To support the process of contemporary art in Ukraine requires the existence and development of institutional networks including museums, galleries, centers, journals, etc. Contemporary art did not work in the new conditions when locality became be associated with beggary - everyday and mental. Supermarket standards and the space of the network pushed towards cutting off the roots, towards nomadic and rhisomatic thinking, towards attempts to adapt oneself: To get dissolved in the international context, perceived in the warm Odesa as the cold academy.

Nikita Kadan
Since the rise of 'contemporary art' (in post-Soviet context these words are often used in English to separate 'modern' from 'contemporary' since they are the same word in Slavic languages) artists in Ukraine avoided to make any analysis of their place in a system of social relations. They took their social autism and status of 'parasite' as the proper thing. The language of contemporary art did not execute its communicative function. 'Contemporary art' just existed.

Mihailo Rachkovetsky
"Nowadays the naïve revolutionary pathos of contemporary art is gone; its creative resources are almost out ...contemporary art without prophets - without illusions, contemporary art - without art. It mechanically attacks its proper borders. No aim, no mainstream and everything is allowed. It is allowed everything but according to the rules given from above. During its short history contemporary art took a heavy burden of the newly sacred traditions, accumulated history, created idols, connected itself to the duties of the routine innovation, creative austerity reaching as far as mortification of the flesh, and nowadays it keeps on processing all this methodological second- hand to the simulacrums of the creative gestures..."
These lines had been written by O. Roytburd shortly before his departure from Odesa."

Igor Chatskin
Artist, based in Odesa
Then there were no institutions and now there are practically no institutions either. Not here, not in Moscow. And it is good there are no institutions, it makes me glad. They have done their part. Art was ephemeral and absolutely "papery" then. It seems to have become more formatted now. It is completely different now. Those completely different phenomena have nothing to do with each other.

Mihailo Rachkovetsky
All the reasons I told you for leaving contemporary art are subjective and personal. But in general the revolutionary moments in art have stopped. Maybe not only in art, in society. The end of nineties is the end of the revolutionary situation. The new revolution of 2004 is not really a revolution in my point of view. The real revolution took place after perestroika in the end of the eighties and the middle of the nineties. In the cultural sphere I believe that culture lost the battle.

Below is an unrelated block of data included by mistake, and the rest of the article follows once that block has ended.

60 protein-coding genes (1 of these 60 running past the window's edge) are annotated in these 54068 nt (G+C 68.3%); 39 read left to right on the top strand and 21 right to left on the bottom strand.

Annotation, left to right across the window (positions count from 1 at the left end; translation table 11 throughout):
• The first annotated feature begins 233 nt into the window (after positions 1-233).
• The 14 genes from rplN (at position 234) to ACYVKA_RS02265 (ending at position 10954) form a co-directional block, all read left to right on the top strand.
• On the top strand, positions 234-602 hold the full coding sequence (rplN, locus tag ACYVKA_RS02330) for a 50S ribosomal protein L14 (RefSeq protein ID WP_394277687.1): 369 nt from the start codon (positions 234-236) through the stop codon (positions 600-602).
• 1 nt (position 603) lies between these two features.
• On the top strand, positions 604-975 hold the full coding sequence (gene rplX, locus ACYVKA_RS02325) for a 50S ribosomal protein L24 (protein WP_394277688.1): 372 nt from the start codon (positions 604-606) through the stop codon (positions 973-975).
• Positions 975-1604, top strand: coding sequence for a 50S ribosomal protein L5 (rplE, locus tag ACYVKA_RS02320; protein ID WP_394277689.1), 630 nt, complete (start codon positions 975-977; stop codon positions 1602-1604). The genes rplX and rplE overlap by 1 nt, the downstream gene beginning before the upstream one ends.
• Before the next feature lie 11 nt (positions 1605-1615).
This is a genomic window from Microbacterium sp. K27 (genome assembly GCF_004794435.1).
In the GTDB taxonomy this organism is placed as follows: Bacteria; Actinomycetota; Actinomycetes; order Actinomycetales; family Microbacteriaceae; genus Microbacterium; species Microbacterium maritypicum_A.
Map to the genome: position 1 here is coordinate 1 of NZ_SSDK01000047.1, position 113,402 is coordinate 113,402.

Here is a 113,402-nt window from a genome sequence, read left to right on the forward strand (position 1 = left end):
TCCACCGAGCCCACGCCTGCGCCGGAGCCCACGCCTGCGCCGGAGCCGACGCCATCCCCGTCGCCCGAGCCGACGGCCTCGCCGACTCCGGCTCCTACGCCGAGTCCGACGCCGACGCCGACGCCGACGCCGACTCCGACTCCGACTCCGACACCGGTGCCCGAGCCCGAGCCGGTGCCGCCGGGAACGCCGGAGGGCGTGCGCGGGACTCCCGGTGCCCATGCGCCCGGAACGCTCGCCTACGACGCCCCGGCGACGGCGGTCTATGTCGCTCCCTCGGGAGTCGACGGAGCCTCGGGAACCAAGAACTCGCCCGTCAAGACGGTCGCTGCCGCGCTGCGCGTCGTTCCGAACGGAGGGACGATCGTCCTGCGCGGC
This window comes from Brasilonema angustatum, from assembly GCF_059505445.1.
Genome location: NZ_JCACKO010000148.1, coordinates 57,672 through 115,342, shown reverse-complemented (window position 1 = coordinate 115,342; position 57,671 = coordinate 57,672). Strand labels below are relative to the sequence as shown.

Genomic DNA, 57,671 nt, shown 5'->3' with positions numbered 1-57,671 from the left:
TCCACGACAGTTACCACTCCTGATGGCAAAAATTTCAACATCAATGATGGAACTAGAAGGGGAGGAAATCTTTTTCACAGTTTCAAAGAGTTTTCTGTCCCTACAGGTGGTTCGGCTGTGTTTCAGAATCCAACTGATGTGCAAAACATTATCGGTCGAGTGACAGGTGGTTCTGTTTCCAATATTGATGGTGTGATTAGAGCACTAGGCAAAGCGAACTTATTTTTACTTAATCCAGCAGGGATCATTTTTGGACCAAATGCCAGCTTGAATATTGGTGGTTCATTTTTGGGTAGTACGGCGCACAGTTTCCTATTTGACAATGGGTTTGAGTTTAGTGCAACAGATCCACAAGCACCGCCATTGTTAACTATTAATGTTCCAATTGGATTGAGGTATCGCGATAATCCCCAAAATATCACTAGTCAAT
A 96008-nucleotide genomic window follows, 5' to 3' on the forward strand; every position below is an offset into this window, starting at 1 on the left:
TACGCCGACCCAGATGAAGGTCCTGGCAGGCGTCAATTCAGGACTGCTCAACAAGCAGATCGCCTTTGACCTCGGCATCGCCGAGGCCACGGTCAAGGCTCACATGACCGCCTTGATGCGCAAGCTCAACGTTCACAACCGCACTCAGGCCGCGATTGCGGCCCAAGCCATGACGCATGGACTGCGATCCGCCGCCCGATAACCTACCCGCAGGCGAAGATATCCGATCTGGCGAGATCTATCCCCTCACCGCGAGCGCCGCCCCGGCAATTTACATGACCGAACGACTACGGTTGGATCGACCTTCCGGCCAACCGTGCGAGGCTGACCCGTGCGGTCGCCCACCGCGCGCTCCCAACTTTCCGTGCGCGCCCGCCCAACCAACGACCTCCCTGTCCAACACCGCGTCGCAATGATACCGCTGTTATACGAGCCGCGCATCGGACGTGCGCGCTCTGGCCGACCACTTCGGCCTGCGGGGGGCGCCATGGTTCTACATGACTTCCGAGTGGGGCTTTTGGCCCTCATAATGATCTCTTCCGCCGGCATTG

Nikita Kadan
The main intention of what I'd call new Ukrainian art of our generation of artists that is very different from the previous Ukrainian art, is the return to the real and to the creating of some new communication mechanisms so this reality can speak through us. We are the artists of this reality.

Jerzy Onuch
Director of the Polish Institute,
former director of the SCCA/CCA Kyiv

The problem is continually drawn down to the simple question: is an activity systematic or unsystematic? All unsystematic actions are doomed to failure. This is how reality is built, how the world is built. When we come to the conclusion that art will defend itself, the artist will defend himself too: he doesn't need the system, he doesn't need institutions. The truth is that on ones' shoulders the others build their position. On one generation the next one builds up, that is why we must always think about two things: About systematics and about institutionalization. Without the institution nothing can be done. My life was associated with the building of the institution. When there's a certain system, an institutional base - then there can be critique. When such a base doesn not exist, then everything remains coincidental.
When you say that the Ukrainian representation at the Venice Biennial was such a refined, costly Public Relatins project - costing millions of dollars, as you say, then my next question will be: What is next? What can be done with a Ukrainian presentation at the Biennial in Venice? Ukraine can't be compared with Great Britain. Ukraine's problem lies in the fact that such a comparison is impossible. Great Britain - whatever it does - speaking in the context of Venice, it has its pavillion, has its place and has queues to the pavilion. But the problem is that when Ukraine, that is Pinchuk Art Center chose for the strategy of Public Relations, it calls for more PR in the future to hold its position until it becomes a brand. Great Britain worked for its brand for at least three hundred years.